The Beginner's Guide to Bodybuilding Meal Prep and Nutrition
Here's everything you need to know about bodybuilding meal prep, recipes, and nutrition—even if you're not a bodybuilder.
If you've ever met a competitive bodybuilder—or hey, just scrolled through a bikini-clad athlete's Instagram feed—you probably won't be surprised to learn that they score their muscular, lean bods through a combo of regimented exercise and nutrition. (BTW: Here's How to Train for a Female BodyBuilding Competition)
To stick with a regimented bodybuilding diet, meal-prepping is key. (You know how it goes: When you prep healthy food ahead, you're less likely to hit up Chipotle on the way home or attack a jar of peanut butter when you're hangry post-workout.)
Whether you're a medaled athlete, wanna-be bodybuilder, or just a nutrition voyeur, this how-to guide for bodybuilding meal prep might be useful. Plus, some of the bodybuilding meal prep recipes will make you drool. (Hint: it's not *just* chicken and rice.)
The Basics: Bodybuilding Nutrition
Bodybuilding doesn't have a one-size-fits-all nutrition plan that athletes need to follow. However, most bodybuilding nutrition programs combine a calorie counting diet with the macro diet (also known as the 'If It Fits Your Macros' or 'IFYM' diet), says Paige Johnson, a bodybuilding prep nutritionist with The Diet Doc with nutrition certifications from Precision Nutrition and the National Academy of Metabolic Sciences.
Calorie counting requires tracking your calories so that you keep close tabs on exactly how much you're eating each day. Counting macronutrients (macros for short) is about making sure a certain percentage of your total calories come from each of the three macronutrients: protein, carbohydrates, and fat.
"The exact percentage of macros will vary person to person, but most programs require a high percentage of carbs, a moderate percentage of protein, and a low to moderate percentage of fat," explains Evan Eaton, a nutrition expert with Nutrishop in Boca Raton, Florida.
Sound complicated? That's why most athletes hire a coach or nutritionist to help them figure out what their calorie count and macronutrient breakdown should be throughout all stages of prep, says bodybuilder Natalie Matthews, IFBB Bikini Pro and founder of Fit Vegan Chef.
ICYDK, most bodybuilders follow "bulking" and "cutting" seasons, during which they're more focused on building muscle (and usually eating extra calories) or losing fat (usually cutting calories). Some coaches also recommend nutrient timing, which is when you strategically consume carbs to help energize pre-workout or replenish glycogen stores post-workout.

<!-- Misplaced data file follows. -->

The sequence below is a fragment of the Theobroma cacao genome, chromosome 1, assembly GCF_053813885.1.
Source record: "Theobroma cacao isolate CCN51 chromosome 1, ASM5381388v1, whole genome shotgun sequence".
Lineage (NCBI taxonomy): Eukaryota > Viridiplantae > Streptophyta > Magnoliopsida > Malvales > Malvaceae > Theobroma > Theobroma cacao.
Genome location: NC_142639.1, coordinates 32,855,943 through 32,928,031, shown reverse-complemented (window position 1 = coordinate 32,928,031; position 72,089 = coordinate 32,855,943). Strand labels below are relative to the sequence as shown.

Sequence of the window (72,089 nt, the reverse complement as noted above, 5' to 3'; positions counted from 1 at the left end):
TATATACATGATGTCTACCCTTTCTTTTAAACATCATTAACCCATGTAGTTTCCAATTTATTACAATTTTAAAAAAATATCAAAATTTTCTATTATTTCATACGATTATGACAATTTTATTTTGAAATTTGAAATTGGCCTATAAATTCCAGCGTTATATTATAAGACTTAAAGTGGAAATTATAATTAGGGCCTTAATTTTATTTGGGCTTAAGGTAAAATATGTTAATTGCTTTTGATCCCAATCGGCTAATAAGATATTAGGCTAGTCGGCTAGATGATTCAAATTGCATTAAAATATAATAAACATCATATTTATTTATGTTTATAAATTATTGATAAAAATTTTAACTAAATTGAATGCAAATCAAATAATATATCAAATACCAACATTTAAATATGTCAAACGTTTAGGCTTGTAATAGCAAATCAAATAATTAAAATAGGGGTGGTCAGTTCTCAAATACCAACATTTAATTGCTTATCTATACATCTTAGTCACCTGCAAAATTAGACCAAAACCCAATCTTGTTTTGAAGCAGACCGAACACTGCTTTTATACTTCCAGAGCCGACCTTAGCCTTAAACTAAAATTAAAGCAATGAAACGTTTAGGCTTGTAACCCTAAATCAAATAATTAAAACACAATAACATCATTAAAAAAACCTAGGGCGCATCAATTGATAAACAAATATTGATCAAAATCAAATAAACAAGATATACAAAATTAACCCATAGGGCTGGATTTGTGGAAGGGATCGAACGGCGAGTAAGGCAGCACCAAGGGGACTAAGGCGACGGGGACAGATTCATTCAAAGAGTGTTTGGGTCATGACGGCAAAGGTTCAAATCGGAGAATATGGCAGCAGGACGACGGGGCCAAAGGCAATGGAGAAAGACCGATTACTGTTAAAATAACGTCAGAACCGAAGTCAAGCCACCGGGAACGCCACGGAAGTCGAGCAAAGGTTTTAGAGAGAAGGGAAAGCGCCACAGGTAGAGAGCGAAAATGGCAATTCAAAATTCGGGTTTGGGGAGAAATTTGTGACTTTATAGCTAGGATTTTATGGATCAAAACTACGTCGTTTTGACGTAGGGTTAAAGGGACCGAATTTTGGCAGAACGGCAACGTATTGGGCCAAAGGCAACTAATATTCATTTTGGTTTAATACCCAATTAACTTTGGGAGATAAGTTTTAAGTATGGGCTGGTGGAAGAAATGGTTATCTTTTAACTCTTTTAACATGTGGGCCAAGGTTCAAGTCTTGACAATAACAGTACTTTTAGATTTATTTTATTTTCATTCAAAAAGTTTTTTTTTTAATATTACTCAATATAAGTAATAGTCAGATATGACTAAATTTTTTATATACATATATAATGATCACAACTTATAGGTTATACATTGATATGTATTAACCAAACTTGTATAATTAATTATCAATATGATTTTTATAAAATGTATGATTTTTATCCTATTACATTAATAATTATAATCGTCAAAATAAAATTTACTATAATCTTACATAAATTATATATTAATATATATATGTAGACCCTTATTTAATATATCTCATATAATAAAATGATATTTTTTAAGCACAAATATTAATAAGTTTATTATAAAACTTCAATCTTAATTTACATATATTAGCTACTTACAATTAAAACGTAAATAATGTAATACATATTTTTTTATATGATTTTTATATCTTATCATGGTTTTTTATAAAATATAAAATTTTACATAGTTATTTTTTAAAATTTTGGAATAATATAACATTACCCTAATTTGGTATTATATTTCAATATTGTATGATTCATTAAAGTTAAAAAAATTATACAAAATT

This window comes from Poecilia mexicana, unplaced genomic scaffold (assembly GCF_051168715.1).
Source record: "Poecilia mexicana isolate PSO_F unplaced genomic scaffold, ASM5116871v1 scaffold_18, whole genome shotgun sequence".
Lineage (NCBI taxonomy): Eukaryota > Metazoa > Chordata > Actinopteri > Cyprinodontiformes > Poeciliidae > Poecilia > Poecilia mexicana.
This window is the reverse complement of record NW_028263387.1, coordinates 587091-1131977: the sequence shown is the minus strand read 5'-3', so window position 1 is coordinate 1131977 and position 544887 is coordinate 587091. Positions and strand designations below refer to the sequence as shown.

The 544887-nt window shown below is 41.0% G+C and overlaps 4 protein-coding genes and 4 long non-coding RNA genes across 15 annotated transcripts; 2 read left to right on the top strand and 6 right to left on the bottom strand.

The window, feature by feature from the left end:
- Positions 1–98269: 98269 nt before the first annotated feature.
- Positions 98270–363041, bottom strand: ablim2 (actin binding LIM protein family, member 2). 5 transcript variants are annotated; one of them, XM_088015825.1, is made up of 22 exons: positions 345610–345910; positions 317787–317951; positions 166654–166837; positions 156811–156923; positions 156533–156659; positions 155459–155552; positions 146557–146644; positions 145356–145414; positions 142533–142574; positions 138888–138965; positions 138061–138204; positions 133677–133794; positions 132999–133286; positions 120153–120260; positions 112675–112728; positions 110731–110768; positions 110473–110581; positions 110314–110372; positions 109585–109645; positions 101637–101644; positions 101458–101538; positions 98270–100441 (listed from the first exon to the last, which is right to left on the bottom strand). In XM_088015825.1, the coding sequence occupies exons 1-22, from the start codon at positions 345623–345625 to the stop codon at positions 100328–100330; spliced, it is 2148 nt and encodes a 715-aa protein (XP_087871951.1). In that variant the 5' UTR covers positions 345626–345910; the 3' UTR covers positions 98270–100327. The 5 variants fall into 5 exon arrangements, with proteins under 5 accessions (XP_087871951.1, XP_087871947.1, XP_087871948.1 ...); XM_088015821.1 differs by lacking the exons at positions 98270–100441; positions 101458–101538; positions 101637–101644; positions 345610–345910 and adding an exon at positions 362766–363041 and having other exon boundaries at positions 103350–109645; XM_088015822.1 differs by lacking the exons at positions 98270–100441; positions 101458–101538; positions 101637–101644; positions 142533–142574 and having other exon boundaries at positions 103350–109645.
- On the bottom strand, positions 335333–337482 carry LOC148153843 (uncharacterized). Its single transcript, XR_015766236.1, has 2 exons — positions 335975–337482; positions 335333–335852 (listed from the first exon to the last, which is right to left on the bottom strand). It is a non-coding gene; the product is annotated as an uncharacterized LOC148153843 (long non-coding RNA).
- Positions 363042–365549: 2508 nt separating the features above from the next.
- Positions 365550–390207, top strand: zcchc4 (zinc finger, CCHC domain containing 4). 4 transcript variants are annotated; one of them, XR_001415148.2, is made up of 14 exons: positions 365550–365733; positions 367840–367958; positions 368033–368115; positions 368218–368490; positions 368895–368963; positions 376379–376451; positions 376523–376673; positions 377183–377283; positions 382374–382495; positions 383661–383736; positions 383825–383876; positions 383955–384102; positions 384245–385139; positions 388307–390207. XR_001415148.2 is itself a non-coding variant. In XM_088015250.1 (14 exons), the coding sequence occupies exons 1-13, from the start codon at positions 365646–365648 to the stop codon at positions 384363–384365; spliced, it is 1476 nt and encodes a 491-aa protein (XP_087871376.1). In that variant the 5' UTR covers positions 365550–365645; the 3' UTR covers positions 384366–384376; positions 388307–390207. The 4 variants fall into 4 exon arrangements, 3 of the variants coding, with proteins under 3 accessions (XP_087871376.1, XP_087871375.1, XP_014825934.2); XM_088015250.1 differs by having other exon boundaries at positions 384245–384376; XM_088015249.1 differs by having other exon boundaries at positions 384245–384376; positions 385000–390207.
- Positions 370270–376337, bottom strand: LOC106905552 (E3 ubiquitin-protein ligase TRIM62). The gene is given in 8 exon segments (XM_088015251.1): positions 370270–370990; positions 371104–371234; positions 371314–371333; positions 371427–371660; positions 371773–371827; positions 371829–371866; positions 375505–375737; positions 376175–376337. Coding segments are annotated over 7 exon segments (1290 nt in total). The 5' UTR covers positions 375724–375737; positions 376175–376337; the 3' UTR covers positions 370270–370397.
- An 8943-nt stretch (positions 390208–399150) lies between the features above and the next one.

That said, it is possible to DIY. So, if you're looking to do your own bodybuilding meal prep and nutrition, get ready to roll up your sleeves.
How to Determine Your Calorie and Macro Goals
1. Find your Total Daily Energy Expenditure.
The first step is to figure out your Total Daily Energy Expenditure (TDEE), according to Anthony Balduzzi, N.M.D., founder of The Fit Father Project: "This is a close estimation of the number of calories you burn each day based on your height, weight, age, and activity level." To find that value, use an online calculator like this one or this one. (Here: 10 Things You Didn't Know About Calories).
2. Adjust based on whether you're bulking or cutting.
If your goal is to lose weight and fat (cutting), you'll need to eat fewer calories than your TDEE number, explains Dr. Balduzzi. "But if you're looking to gain weight or muscle, you'll need to eat slightly more calories." Add or subtract 250-500 calories to/from your TDEE to find your daily target calorie intake (DTCI). (Related: Everything You Need to Know About Building Muscle and Burning Fat).
3. Figure out your macros.
You can do a bunch of math to figure out exactly how many grams of carbs, proteins, and fats you should aim to eat each day (kudos!)—or you could just plug it into a macro calculator. Try one of these:
How to Meal Prep, Bodybuilding Style
The premise of a bodybuilding meal plan is that you can eat whatever foods you want, as long as you don't go over your allotted calories and hit the right ratio of the three macros. (P.S. this eating style can also be called "flexible dieting.")
Meal prep can hugely help you stick to a bodybuilding diet. "It's so much easier to go off track and make poor food choices when you fail to meal prep," explains Eaton. That's why he and Johnson recommend allotting one time during the week to prep.
1. Get your tools.
A tracking app like MyFitnessPal and Lose It! make it easy to select and track foods, by tallying up the calories and macros you've consumed. Plus, they'll help you learn which foods contain carbs, proteins, and fats. (Related: The Best Weight Loss Apps That Are Totally Free).